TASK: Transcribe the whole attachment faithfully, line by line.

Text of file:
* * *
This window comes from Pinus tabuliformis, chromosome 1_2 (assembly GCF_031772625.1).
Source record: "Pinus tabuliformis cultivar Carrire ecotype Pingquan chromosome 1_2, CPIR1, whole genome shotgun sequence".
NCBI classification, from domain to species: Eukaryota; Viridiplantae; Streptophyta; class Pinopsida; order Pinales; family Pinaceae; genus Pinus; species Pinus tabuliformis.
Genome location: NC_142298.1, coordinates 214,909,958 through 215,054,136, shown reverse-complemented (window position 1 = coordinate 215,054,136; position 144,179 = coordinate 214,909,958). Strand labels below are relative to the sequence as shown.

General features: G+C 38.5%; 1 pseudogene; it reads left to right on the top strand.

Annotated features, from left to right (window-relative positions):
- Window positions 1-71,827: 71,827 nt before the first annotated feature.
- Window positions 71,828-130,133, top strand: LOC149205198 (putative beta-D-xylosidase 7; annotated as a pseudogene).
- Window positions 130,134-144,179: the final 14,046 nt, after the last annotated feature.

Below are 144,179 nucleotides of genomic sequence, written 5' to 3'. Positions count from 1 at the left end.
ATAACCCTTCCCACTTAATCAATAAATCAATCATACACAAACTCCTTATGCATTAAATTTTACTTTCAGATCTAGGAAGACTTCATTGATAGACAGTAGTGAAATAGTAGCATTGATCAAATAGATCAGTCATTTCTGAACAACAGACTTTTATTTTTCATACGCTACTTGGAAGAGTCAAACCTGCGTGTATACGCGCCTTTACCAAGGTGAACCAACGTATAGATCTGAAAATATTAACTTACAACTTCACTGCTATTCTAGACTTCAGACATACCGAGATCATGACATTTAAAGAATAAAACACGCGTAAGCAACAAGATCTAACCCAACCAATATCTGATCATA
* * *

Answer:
This window comes from Pinus tabuliformis, chromosome 1_2 (assembly GCF_031772625.1).
Source record: "Pinus tabuliformis cultivar Carrire ecotype Pingquan chromosome 1_2, CPIR1, whole genome shotgun sequence".
NCBI classification, from domain to species: Eukaryota; Viridiplantae; Streptophyta; class Pinopsida; order Pinales; family Pinaceae; genus Pinus; species Pinus tabuliformis.
Genome location: NC_142298.1, coordinates 214,909,958 through 215,054,136, shown reverse-complemented (window position 1 = coordinate 215,054,136; position 144,179 = coordinate 214,909,958). Strand labels below are relative to the sequence as shown.

General features: G+C 38.5%; 1 pseudogene; it reads left to right on the top strand.

Annotated features, from left to right (window-relative positions):
- Window positions 1-71,827: 71,827 nt before the first annotated feature.
- Window positions 71,828-130,133, top strand: LOC149205198 (putative beta-D-xylosidase 7; annotated as a pseudogene).
- Window positions 130,134-144,179: the final 14,046 nt, after the last annotated feature.

Below are 144,179 nucleotides of genomic sequence, written 5' to 3'. Positions count from 1 at the left end.
ATAACCCTTCCCACTTAATCAATAAATCAATCATACACAAACTCCTTATGCATTAAATTTTACTTTCAGATCTAGGAAGACTTCATTGATAGACAGTAGTGAAATAGTAGCATTGATCAAATAGATCAGTCATTTCTGAACAACAGACTTTTATTTTTCATACGCTACTTGGAAGAGTCAAACCTGCGTGTATACGCGCCTTTACCAAGGTGAACCAACGTATAGATCTGAAAATATTAACTTACAACTTCACTGCTATTCTAGACTTCAGACATACCGAGATCATGACATTTAAAGAATAAAACACGCGTAAGCAACAAGATCTAACCCAACCAATATCTGATCATA